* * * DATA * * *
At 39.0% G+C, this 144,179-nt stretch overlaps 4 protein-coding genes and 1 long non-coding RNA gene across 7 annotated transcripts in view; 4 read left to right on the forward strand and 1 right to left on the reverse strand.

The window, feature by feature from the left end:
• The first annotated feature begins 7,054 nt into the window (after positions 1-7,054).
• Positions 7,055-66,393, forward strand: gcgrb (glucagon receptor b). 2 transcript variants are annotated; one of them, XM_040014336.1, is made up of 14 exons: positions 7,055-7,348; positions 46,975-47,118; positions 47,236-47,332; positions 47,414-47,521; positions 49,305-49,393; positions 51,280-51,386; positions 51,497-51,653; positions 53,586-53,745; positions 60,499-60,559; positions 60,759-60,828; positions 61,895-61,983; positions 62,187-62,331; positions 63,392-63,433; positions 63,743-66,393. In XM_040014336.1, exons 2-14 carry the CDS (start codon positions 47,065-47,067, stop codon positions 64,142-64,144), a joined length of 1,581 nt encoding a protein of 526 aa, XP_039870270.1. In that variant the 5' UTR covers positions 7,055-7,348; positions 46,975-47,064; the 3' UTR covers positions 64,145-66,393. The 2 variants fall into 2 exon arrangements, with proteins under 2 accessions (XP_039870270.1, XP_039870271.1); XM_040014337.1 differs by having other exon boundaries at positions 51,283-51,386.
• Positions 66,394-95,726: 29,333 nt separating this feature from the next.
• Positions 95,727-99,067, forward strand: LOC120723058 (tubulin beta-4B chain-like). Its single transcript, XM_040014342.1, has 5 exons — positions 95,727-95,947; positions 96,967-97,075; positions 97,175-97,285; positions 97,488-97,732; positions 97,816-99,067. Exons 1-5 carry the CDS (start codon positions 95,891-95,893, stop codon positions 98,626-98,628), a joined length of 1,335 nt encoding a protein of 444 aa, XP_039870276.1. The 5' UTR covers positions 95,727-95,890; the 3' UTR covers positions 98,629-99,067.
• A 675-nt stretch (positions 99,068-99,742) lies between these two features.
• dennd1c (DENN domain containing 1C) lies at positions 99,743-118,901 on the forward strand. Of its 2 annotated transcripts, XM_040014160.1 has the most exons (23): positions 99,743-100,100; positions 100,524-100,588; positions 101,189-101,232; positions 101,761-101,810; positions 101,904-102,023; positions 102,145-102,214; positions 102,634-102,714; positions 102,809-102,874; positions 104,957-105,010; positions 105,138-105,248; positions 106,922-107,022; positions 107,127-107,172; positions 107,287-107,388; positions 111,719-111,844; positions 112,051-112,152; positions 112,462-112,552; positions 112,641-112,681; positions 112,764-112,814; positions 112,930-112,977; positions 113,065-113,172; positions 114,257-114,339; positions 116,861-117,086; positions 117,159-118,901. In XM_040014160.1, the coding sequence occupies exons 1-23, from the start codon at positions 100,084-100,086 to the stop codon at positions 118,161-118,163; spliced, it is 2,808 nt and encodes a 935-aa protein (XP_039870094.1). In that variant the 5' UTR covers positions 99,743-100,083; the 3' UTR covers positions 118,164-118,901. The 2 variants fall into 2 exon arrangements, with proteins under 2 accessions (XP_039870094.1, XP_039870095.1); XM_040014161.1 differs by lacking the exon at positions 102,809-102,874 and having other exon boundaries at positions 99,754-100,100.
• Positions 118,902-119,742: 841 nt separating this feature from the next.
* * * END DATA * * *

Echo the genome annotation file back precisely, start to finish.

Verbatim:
At 39.0% G+C, this 144,179-nt stretch overlaps 4 protein-coding genes and 1 long non-coding RNA gene across 7 annotated transcripts in view; 4 read left to right on the forward strand and 1 right to left on the reverse strand.

The window, feature by feature from the left end:
• The first annotated feature begins 7,054 nt into the window (after positions 1-7,054).
• Positions 7,055-66,393, forward strand: gcgrb (glucagon receptor b). 2 transcript variants are annotated; one of them, XM_040014336.1, is made up of 14 exons: positions 7,055-7,348; positions 46,975-47,118; positions 47,236-47,332; positions 47,414-47,521; positions 49,305-49,393; positions 51,280-51,386; positions 51,497-51,653; positions 53,586-53,745; positions 60,499-60,559; positions 60,759-60,828; positions 61,895-61,983; positions 62,187-62,331; positions 63,392-63,433; positions 63,743-66,393. In XM_040014336.1, exons 2-14 carry the CDS (start codon positions 47,065-47,067, stop codon positions 64,142-64,144), a joined length of 1,581 nt encoding a protein of 526 aa, XP_039870270.1. In that variant the 5' UTR covers positions 7,055-7,348; positions 46,975-47,064; the 3' UTR covers positions 64,145-66,393. The 2 variants fall into 2 exon arrangements, with proteins under 2 accessions (XP_039870270.1, XP_039870271.1); XM_040014337.1 differs by having other exon boundaries at positions 51,283-51,386.
• Positions 66,394-95,726: 29,333 nt separating this feature from the next.
• Positions 95,727-99,067, forward strand: LOC120723058 (tubulin beta-4B chain-like). Its single transcript, XM_040014342.1, has 5 exons — positions 95,727-95,947; positions 96,967-97,075; positions 97,175-97,285; positions 97,488-97,732; positions 97,816-99,067. Exons 1-5 carry the CDS (start codon positions 95,891-95,893, stop codon positions 98,626-98,628), a joined length of 1,335 nt encoding a protein of 444 aa, XP_039870276.1. The 5' UTR covers positions 95,727-95,890; the 3' UTR covers positions 98,629-99,067.
• A 675-nt stretch (positions 99,068-99,742) lies between these two features.
• dennd1c (DENN domain containing 1C) lies at positions 99,743-118,901 on the forward strand. Of its 2 annotated transcripts, XM_040014160.1 has the most exons (23): positions 99,743-100,100; positions 100,524-100,588; positions 101,189-101,232; positions 101,761-101,810; positions 101,904-102,023; positions 102,145-102,214; positions 102,634-102,714; positions 102,809-102,874; positions 104,957-105,010; positions 105,138-105,248; positions 106,922-107,022; positions 107,127-107,172; positions 107,287-107,388; positions 111,719-111,844; positions 112,051-112,152; positions 112,462-112,552; positions 112,641-112,681; positions 112,764-112,814; positions 112,930-112,977; positions 113,065-113,172; positions 114,257-114,339; positions 116,861-117,086; positions 117,159-118,901. In XM_040014160.1, the coding sequence occupies exons 1-23, from the start codon at positions 100,084-100,086 to the stop codon at positions 118,161-118,163; spliced, it is 2,808 nt and encodes a 935-aa protein (XP_039870094.1). In that variant the 5' UTR covers positions 99,743-100,083; the 3' UTR covers positions 118,164-118,901. The 2 variants fall into 2 exon arrangements, with proteins under 2 accessions (XP_039870094.1, XP_039870095.1); XM_040014161.1 differs by lacking the exon at positions 102,809-102,874 and having other exon boundaries at positions 99,754-100,100.
• Positions 118,902-119,742: 841 nt separating this feature from the next.